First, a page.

Earlier this year, the Indian subsidiary of Milan-based Tecnimont SpA fell victim to one of India’s largest ever cyber fraud attacks. It began with a fraudulent email from hackers, who made to appear as if it were coming from the company’s Italy-based CEO. The scam escalated to include additional phone calls and follow up emails, supposedly from top company executives and lawyers. The fraudsters hoodwinked the Indian office into wiring $18.6 million to a bank account in Hong Kong, all for a “highly confidential” phantom company acquisition.
What was particularly alarming about this incident was the sophistication involved in executing it. Infiltrating the company’s email system before launching the scam, the hackers learned how to effectively mimic top executives’ communication styles. So convincing were the phone calls and emails that the con was only uncovered when the real company chairman visited India before the fourth and final payment could be secured.
It’s easy to dismiss such attacks as anomalies at the extreme end of the cyber-threat scale. But as hackers become increasingly sophisticated, ‘social engineering’ attacks which exploit human vulnerability are becoming increasingly widespread. Hackers know that all it takes is a moment’s lapse from an otherwise dependable employee to breach an entire security network – and they are ready and waiting.
3 Key Takeaways
- Relying on manual procedures makes us vulnerable.
Manual controls, by their nature, are as strong as the personnel that follow them. As humans are only humans, we are all bound to make mistakes. Even the most diligent employees can misread an email or mistakenly trust a fraudulent phone call, especially when tired or distracted. Humans cannot and should not be completely relied upon as the gatekeepers to security networks – technology must be utilized instead to protect valuable assets.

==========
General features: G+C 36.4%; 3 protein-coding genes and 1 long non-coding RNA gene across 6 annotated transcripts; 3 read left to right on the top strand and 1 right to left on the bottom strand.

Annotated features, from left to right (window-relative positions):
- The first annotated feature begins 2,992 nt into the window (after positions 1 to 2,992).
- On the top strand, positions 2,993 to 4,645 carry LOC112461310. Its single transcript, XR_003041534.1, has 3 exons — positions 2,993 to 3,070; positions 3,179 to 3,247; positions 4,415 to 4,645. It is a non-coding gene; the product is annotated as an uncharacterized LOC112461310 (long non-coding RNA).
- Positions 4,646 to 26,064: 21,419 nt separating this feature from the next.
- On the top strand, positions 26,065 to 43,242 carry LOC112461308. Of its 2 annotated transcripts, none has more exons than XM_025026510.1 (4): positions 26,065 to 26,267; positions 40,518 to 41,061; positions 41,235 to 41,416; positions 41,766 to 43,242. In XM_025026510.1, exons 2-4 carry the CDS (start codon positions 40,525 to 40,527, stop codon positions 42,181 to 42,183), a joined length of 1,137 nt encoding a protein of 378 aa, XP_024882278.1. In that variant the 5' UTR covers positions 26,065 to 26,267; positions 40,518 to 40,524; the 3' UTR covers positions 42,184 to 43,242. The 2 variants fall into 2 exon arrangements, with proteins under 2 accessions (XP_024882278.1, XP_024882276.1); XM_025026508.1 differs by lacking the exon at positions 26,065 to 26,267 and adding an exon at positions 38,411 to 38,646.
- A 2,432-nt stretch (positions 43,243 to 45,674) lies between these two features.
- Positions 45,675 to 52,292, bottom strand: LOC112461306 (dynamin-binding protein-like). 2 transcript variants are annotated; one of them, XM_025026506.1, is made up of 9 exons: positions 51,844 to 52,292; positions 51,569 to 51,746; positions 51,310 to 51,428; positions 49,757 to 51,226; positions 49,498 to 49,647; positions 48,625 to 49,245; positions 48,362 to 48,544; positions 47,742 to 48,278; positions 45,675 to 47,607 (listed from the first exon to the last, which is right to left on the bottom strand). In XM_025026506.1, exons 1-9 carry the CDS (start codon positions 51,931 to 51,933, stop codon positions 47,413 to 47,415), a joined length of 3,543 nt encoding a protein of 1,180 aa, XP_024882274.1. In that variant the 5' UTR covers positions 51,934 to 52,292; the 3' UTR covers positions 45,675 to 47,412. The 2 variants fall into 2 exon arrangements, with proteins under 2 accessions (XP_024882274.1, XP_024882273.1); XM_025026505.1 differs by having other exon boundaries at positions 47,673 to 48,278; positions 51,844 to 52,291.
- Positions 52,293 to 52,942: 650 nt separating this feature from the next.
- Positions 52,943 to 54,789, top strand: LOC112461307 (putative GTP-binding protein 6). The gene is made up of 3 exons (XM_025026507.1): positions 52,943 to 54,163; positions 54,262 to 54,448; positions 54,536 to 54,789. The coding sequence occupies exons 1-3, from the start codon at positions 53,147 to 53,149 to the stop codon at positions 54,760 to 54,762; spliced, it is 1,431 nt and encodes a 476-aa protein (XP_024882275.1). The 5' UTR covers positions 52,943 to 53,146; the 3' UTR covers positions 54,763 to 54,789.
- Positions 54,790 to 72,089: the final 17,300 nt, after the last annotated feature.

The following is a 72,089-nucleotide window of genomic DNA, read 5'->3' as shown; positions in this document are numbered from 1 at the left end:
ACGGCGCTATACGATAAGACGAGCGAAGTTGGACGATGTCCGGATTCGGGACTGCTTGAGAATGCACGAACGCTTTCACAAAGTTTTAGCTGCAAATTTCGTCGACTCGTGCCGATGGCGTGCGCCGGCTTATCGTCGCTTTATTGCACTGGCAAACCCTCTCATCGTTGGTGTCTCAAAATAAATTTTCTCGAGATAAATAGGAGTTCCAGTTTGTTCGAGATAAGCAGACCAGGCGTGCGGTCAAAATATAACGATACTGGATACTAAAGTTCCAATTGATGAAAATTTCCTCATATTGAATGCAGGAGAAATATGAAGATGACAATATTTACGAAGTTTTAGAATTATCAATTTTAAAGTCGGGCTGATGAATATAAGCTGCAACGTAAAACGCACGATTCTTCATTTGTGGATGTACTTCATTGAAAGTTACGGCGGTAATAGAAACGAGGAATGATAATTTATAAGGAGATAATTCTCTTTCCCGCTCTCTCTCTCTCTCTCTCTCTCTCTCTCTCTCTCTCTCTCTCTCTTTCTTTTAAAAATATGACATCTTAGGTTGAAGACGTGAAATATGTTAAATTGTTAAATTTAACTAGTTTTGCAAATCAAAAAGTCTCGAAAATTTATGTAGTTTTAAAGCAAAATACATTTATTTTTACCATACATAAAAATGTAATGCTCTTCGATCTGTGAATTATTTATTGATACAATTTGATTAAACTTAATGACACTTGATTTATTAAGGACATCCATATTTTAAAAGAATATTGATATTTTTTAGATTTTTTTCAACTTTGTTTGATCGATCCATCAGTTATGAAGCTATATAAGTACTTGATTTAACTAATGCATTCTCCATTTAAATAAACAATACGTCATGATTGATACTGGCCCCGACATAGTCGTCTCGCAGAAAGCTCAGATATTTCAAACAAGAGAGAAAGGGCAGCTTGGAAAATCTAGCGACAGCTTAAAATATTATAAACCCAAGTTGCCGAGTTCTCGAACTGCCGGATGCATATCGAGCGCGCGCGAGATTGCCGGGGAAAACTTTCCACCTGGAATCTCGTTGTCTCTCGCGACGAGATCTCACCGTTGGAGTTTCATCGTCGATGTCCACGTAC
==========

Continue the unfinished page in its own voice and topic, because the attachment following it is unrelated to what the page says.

- Standard communication is no longer completely reliable. New methods of establishing trust are required.
The reason the India hack was so effective was because the employees trusted phone calls and emails which sounded and appeared genuine. Once trust is established, fraudsters have the power to influence their victims’ behavior with relative ease. In an era where companies operate on a global scale, correspondence and phone calls are relied upon to build working relationships and establish trust. Unfortunately, in the digital age, these channels can be readily compromised as hackers use increasingly sophisticated means to manipulate them. To avoid this pitfall, organizations must seek new methods of establishing trust.
- Use out-of-bound data and third parties to create an extra layer of protection.
Using an external, independent third party to protect data and important documents adds an additional challenge for hackers looking to intercept them. To create an additional layer of protection for critical data, ensure that the data you use is out-of-band (meaning that the data is transferred through a stream that is independent from the main data stream). Out-of-band is especially challenging to manipulate and thus should be utilized whenever possible.
How nsKnox can help
We provide an external, third party, out-of-band source of information to establish the veracity of suppliers’ payment-related details. Our Global Payee Database™, which is protected by our Cooperative Cyber Security (CCS) technology, enables organizations to establish trust quickly, efficiently and, most importantly, reliably.
Our technology streamlines the accounts payable process while creating a vital layer of protection. This means organizations can save time and costs, while ensuring that their financial teams are protected from social engineering, email scams and all other kinds of malicious impersonations.